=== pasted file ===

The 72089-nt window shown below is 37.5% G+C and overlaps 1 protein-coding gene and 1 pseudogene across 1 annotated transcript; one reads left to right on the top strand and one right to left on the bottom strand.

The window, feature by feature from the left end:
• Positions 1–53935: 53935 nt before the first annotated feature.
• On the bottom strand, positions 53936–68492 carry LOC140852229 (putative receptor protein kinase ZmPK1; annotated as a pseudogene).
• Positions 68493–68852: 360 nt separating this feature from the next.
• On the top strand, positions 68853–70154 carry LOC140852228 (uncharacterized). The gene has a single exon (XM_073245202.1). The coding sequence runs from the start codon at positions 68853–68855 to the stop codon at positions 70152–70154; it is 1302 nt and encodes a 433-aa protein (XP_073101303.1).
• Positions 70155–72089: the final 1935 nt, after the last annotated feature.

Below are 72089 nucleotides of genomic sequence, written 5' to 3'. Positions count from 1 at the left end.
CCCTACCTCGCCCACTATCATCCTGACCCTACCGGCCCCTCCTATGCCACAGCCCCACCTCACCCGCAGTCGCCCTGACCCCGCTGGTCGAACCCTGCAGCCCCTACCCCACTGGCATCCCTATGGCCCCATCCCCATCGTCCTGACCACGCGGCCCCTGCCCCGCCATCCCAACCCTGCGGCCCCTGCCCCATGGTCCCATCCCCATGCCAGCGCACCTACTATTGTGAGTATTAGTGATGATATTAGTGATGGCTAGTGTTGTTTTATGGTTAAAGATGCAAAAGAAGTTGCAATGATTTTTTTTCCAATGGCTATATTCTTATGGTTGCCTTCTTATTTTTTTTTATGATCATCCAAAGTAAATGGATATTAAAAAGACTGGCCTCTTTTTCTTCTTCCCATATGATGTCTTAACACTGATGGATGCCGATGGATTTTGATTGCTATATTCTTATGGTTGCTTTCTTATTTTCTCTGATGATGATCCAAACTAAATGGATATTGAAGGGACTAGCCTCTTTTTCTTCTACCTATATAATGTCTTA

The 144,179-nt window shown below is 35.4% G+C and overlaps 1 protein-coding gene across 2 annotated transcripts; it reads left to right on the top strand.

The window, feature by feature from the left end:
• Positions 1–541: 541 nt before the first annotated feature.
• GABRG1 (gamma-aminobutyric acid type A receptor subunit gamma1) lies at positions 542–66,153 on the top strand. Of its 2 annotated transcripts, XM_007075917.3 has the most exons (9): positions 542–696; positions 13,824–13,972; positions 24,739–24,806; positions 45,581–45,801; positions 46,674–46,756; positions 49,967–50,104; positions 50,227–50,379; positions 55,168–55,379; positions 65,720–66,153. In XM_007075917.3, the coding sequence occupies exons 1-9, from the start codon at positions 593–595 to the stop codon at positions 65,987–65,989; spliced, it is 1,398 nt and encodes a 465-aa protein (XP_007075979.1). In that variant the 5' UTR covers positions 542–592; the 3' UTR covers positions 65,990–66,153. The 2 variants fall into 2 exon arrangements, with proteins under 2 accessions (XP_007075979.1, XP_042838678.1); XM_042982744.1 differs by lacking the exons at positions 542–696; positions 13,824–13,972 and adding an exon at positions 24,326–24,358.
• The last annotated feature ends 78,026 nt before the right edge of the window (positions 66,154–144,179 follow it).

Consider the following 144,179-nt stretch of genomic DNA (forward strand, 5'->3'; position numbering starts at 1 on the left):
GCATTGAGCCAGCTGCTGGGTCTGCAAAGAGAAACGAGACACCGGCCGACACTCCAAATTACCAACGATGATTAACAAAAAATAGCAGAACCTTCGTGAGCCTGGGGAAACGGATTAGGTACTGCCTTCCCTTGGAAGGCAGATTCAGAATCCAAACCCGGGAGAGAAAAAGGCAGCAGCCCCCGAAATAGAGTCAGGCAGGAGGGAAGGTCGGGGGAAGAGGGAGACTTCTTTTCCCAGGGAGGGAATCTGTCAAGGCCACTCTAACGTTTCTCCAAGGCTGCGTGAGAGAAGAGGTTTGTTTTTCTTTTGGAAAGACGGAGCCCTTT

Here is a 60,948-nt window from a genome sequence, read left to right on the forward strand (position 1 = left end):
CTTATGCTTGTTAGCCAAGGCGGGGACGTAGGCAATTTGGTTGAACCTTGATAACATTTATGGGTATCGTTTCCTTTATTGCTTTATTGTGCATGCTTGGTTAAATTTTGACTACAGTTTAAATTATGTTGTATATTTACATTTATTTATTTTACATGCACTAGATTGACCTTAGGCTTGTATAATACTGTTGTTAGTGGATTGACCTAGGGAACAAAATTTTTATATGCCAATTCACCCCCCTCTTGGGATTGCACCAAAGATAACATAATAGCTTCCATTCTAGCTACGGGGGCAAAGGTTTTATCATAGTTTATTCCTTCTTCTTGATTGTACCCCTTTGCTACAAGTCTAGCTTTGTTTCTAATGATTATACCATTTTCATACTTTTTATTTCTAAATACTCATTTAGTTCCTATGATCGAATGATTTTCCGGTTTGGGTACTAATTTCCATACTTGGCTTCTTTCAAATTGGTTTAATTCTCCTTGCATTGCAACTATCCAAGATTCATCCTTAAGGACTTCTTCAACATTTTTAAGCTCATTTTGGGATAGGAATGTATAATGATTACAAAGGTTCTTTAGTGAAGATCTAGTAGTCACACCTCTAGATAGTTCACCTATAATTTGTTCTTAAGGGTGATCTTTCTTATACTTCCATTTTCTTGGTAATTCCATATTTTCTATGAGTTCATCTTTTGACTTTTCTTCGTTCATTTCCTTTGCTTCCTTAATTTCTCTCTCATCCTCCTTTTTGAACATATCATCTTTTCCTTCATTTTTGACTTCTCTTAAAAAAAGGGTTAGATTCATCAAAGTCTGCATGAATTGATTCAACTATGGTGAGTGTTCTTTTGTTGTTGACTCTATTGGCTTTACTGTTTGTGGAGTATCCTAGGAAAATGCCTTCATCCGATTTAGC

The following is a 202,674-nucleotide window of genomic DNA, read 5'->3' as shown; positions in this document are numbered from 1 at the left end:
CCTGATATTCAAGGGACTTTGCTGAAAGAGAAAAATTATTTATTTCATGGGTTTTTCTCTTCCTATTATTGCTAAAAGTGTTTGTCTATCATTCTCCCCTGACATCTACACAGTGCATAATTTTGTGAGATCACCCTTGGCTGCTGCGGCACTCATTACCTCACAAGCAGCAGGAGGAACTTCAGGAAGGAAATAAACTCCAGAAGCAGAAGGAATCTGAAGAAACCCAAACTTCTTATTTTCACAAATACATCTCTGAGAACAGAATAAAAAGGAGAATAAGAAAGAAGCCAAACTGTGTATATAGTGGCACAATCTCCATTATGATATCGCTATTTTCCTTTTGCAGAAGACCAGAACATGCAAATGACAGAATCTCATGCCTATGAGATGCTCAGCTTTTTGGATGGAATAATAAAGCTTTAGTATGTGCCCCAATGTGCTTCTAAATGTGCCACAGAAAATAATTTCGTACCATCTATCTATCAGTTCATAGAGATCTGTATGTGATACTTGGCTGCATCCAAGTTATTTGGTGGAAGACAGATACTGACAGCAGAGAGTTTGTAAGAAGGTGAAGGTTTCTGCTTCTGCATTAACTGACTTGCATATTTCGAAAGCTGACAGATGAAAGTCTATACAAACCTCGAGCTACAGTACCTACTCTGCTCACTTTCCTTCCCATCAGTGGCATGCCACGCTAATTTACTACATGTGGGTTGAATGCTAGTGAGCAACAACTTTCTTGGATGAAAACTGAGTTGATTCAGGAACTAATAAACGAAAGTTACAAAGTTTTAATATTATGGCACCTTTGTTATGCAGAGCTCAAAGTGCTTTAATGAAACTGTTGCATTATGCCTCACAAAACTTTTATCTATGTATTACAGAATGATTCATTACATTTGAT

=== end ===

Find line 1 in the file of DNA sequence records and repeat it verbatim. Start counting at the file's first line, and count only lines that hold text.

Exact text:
The 72089-nt window shown below is 37.5% G+C and overlaps 1 protein-coding gene and 1 pseudogene across 1 annotated transcript; one reads left to right on the top strand and one right to left on the bottom strand.